Category Archives: Heinemann

How the Standards for Mathematical Practice Support Teachers

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How can we break the cycle of frustrated students who “drop out of math” because the procedures just don’t make sense to them? Or who memorize the procedures for the test but don’t really understand the mathematics? Max Ray and his colleagues at the Math Forum @ Drexel University say “problem solved,” by offering their collective wisdom about how students become proficient problem solvers, through the lens of the CCSS for Mathematical Practices. They unpack the process of problem solving in fresh new ways and turn the Practices into activities that teachers can use to foster habits of mind required by the Common Core.

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The Need for Making Teacher Evaluation Work

E08879_Gabriel and Woulfin_Bookcover_0358With new-generation teacher evaluation policies in place, the evaluation process may seem as daunting as ever—for both teachers and evaluators. And when both sides have a different understanding of what teacher evaluation looks like in the context of literacy instruction, evaluations can end up entirely unproductive.

As Making Teacher Evaluation Work points out, it doesn't have to be this way.  Authors Rachael Gabriel and Sarah Woulfin walk you through the entire teacher evaluation process and offer context and strategies aimed at improving the process for everyone involved. The authors clearly show how effective evaluations provide the foundation for collaboration that improves literacy instruction, promotes teacher growth, and supports schoolwide improvement.

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Making the Most of the End of the Year: How to Make Sure the Last Months of School Have Big Payoff

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by Anna Gratz Cockerille

In classrooms across the country, a sense of celebration is building. The feelings of joy and pride that come at the culmination of an entire year of daily hard work and dedication are unmistakable. This is is a time for a slight loosening of the reins, a time to reflect upon how far you and your students have come. It’s a time to enjoy the ease of routines you worked so hard to put into place, to watch students putting into practice the skills you’ve helped them to hone over and over. 

To be sure, along with this spirit of celebration comes the sense that the work is done. Many students seem to move into summer mode weeks (or months) before the summer is actually upon them. As teachers, our job, then, is to infuse the spirit of celebration with a sense of purpose, a sense that there is work left to be done in order for each student to truly become the best selves they are capable of being before the year ends. 

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The Role of Community in Math

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Today's math teachers have a lot to balance. From following the Standards for Mathematical Practice, to incorporating real-life application into math problems, to finding resources that are flexible enough to meet a range of students' needs.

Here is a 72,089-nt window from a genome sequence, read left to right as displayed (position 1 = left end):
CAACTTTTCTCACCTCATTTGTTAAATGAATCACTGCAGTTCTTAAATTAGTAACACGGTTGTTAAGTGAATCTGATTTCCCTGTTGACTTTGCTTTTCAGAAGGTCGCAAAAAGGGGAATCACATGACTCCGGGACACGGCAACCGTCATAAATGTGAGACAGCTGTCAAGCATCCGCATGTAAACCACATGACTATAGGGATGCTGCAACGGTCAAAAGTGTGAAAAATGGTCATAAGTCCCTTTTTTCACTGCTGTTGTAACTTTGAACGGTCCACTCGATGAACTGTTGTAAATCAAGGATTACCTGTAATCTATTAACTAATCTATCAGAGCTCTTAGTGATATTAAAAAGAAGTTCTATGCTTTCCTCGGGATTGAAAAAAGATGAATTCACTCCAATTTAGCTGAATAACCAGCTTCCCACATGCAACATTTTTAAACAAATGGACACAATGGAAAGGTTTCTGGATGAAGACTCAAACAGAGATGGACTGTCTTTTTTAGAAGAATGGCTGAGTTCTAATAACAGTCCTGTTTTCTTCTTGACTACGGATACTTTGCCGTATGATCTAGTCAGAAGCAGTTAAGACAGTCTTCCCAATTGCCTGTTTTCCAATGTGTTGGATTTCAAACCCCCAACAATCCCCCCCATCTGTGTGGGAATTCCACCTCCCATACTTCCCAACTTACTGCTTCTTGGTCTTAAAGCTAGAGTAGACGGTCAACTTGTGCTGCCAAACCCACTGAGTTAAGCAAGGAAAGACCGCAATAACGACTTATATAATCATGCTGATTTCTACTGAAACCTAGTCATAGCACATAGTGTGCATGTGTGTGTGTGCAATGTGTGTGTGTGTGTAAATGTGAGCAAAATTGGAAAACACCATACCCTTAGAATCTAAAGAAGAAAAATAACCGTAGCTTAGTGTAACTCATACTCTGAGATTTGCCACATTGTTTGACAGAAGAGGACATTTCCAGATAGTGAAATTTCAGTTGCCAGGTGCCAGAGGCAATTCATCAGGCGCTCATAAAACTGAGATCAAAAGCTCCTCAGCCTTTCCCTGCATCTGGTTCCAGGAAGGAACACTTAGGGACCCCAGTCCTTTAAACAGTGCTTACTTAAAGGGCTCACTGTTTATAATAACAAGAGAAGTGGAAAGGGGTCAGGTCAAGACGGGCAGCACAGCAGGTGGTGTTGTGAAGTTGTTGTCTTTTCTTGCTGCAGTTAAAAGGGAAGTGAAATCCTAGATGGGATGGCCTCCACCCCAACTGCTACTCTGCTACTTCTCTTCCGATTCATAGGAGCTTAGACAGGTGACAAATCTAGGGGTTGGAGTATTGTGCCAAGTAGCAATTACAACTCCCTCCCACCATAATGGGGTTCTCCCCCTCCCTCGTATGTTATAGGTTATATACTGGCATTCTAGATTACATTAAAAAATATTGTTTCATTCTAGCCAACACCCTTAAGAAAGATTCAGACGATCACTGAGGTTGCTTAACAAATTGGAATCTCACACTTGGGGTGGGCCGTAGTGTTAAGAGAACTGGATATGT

Cathy Fosnot's Contexts for Learning Mathematics is a rigorous K-6 classroom resource that uses a workshop environment to bring the Standards for Mathematical Practice to life. Rich, authentic contexts provide a backdrop for fostering the use of mathematical models as thinking tools, tenacious problem solving, and the reading and writing of mathematical arguments and justifications to ensure the development of a positive growth mindset.

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PLC Series: April Round-Up

Welcome the PLC Series April Round Up! This month, we reflected upon building lifelong literacy habits for all, from honoring the work of our smallest readers to our reflecting on our own practices as adults. 

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How to Support Student “Book Shopping” in Your Classroom

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Managing classroom libraries requires a delicate balance between organization, choice, behavior, and matching children with appropriate texts. Classroom libraries can be organized in many ways– by genre, series, or some other category. Susan Taberski (2000) suggests having bins of unleveled books from which students choose their independent reading selections and bins of books by level for when they need practice with something "just right." Other teachers label their books using the Fountas and Pinnell A through Z gradient. 

Because an "assessed" reading level doesn't always correspond with a student's level of comprehension, it is important that students spend time with more than just independent-level texts. To do this, it is necessary to spend time working with students on independent text selection that supports decoding development, fosters comprehension and thinking, and pique students' interests in reading.

"But How?" you might ask…

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